Looking for the Church
Another snippet from a recent email inqury...
(Some of the formatting is messed up.)
Ahhh, the first stage…remember it well. Actually, Chesterton’s first stage is already dangerously far down the road: few return ***spooky music plays***.
As a fellow co-exemplifier of silliness, internalismness (of sorts), epistemologistness, as well as evidentialistness (which is, after all, independent of internalism link), I salute your desire to look before you leap. I will happily
describe the lay of the land from my angle, but first I wonder if you haven’t
got thing quite the wrong way around.
What I mean to say is that don’t you really need evidence *not* to be a Catholic? One thing seems just plain clear: in, say, AD 987 there was one Church: one visible body of Christ on Earth under the direction of Bishops—with some special role played by the one in Rome—whose oversight was considered constitutive of the Church. I just don’t think there’s much room to dispute that—I mean really dispute, not dispute in the way that silly analytic philosophers can dispute ANYTHING!
Now after that point there are lots of places to jump off the train. Some hop off at station 1054. I spent some time sleeping on benches there. Lots of people get off at 1517, though few can say quite why. The least sophisticated stopping points are in the 1820s, the two most, I think, are either 1414ish or perhaps even 1870.
The Real Protestants up thar in Moscow, Idaho are quite consistent and rational (to the point of being kinda scary) and posit apostasy at the Council of Constance. I considered that option well myself. But, to return to my main point, *unless* one has good reason to posit apostasy, one has reason to be Catholic by default (assuming one has reason to be a Christian simpliciter).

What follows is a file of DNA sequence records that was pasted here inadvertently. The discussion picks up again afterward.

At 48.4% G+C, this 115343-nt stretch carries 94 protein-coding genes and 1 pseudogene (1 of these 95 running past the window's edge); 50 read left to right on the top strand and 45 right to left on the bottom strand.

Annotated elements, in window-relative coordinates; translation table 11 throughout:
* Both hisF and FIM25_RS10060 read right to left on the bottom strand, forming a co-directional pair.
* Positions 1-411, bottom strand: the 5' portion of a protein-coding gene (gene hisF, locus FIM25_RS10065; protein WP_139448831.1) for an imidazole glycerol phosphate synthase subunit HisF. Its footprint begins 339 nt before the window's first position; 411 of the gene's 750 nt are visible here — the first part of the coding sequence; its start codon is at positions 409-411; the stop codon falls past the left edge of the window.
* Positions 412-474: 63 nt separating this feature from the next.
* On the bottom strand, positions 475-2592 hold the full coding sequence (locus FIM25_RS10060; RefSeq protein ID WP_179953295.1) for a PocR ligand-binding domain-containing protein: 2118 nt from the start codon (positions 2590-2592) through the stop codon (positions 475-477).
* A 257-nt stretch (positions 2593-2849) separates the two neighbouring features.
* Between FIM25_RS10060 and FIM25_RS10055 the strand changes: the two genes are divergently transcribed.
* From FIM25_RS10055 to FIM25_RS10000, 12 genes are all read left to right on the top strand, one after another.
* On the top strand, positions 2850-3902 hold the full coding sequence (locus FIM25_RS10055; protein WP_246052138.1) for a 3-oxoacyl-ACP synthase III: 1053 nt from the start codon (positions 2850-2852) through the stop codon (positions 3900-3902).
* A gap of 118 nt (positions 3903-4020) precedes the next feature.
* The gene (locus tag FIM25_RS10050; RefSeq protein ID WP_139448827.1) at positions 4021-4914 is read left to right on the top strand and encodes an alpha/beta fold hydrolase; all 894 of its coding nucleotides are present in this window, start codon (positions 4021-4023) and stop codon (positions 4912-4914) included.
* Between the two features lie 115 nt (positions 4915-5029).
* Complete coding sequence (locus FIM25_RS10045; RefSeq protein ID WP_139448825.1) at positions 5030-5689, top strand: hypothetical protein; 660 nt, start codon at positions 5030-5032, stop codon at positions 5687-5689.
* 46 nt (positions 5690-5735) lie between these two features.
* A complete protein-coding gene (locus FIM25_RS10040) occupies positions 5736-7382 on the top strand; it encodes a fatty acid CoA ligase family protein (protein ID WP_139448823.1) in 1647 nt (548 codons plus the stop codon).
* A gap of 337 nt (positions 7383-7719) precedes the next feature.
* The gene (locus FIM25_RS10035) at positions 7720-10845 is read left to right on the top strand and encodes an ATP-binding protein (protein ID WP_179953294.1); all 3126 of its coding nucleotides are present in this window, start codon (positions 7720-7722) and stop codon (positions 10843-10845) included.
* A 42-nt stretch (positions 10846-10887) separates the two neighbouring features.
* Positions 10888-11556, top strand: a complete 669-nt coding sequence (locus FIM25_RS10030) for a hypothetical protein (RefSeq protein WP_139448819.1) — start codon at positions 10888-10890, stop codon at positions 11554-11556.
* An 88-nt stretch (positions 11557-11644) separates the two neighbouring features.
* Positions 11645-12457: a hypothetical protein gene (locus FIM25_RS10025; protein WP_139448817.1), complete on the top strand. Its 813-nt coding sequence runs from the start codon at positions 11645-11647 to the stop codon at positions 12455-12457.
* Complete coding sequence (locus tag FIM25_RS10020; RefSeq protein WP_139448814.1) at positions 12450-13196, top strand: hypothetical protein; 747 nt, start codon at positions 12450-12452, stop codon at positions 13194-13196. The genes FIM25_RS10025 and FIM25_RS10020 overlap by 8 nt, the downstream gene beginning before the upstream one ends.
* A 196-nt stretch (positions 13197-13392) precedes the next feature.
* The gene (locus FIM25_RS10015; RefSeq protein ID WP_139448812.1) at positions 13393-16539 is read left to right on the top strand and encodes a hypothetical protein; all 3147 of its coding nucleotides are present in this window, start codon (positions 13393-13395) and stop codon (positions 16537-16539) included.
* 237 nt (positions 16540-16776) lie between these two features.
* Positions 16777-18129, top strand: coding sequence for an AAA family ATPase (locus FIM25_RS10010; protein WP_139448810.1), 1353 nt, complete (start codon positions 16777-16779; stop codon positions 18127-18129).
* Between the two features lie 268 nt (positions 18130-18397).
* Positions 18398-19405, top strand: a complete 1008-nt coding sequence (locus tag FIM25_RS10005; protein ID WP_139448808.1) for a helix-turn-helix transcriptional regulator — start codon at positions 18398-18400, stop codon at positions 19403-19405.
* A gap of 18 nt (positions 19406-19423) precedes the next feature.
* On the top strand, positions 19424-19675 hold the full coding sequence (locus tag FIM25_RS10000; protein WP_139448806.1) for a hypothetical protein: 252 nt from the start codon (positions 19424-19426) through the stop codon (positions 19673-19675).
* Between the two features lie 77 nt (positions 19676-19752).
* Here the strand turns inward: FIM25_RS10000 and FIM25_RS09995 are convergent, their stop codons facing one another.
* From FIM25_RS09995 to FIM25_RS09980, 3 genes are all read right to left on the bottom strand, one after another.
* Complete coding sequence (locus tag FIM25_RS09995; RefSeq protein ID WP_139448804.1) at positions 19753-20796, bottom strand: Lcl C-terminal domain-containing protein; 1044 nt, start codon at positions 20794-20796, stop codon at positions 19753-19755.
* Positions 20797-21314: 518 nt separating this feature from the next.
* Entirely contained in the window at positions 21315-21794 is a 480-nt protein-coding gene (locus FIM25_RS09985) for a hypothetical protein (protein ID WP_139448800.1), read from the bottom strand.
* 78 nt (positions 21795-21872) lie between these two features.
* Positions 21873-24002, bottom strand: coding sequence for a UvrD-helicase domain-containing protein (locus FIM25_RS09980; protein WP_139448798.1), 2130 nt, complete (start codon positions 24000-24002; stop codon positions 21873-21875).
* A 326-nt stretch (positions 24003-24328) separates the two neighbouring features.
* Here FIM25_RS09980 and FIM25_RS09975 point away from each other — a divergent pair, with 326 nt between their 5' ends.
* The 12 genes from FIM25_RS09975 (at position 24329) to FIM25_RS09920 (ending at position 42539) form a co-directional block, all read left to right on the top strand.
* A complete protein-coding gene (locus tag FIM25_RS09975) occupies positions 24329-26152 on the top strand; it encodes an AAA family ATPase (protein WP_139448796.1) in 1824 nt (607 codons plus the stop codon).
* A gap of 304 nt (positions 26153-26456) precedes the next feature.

Relatedly it’s often overlooked that—all things considered—it would be better to be united to the Catholic Church even if you thought it in *serious* need of reform than exist outside her without good reason. I highly doubt you’ll find any communion of Christianity with which you don’t have pretty significant disagreements—and as you’ll soon find, the papacy does not afford as serious a disagreement as one first expects. So *even if* I thought that the Eastern Church was fundamentally correct in its ecclesiology and that the Bishop of Rome, though the last court of appeals—had nowhere near the authority claimed in Vatican I, I’d still be Catholic, for I am, after all, a child of the West. This extends quite far I think.
Nevertheless, I will be happy to address your question concerning books. I’m a primary source guy myself and was most affected by what I read in the Apostolic Fathers, especially the epistles of Ignatius of Antioch. Also, that third generation is a very good read: Justin Martyr and, especially, Irenaeus of Lyons. There are nice one-volume editions of the Apostolic Fathers, including the Lightfoot edition
once published by Baker. Of course I’m sure you’re aware you can get full text
http://www.newadvent.org/fathers/. There’s also this book which a lot of Catholics rave about (his blog: http://www.fathersofthechurch.com/ and
his list of top books). It seems too broad to me, but has lots of extra info you might be interested in.
I’m pretty fond of the book _Four Witnesses: The Early Church in Her Own Words_. It’s the one I most often give to people. But, as I said, I’m a primary source guy—taught Great Books and all—and I don’t have much info on where you’re coming from. If you have a strong attachment to some of the core Protestant doctrines like sola fide then maybe you need to start with a theological tome like _Not by Faith Alone_. If it’s culture shock then _Crossing the Tiber_,
_Evangelical is not Enough_, or _ By What Authority?:
An Evangelical Discovers Catholic Tradition_ might be the right books. Almost
forgot another good one:
Upon This Rock: St. Peter and the Primacy of Rome in Scripture and the Early
I hope you find these recommendations helpful, and please do follow up.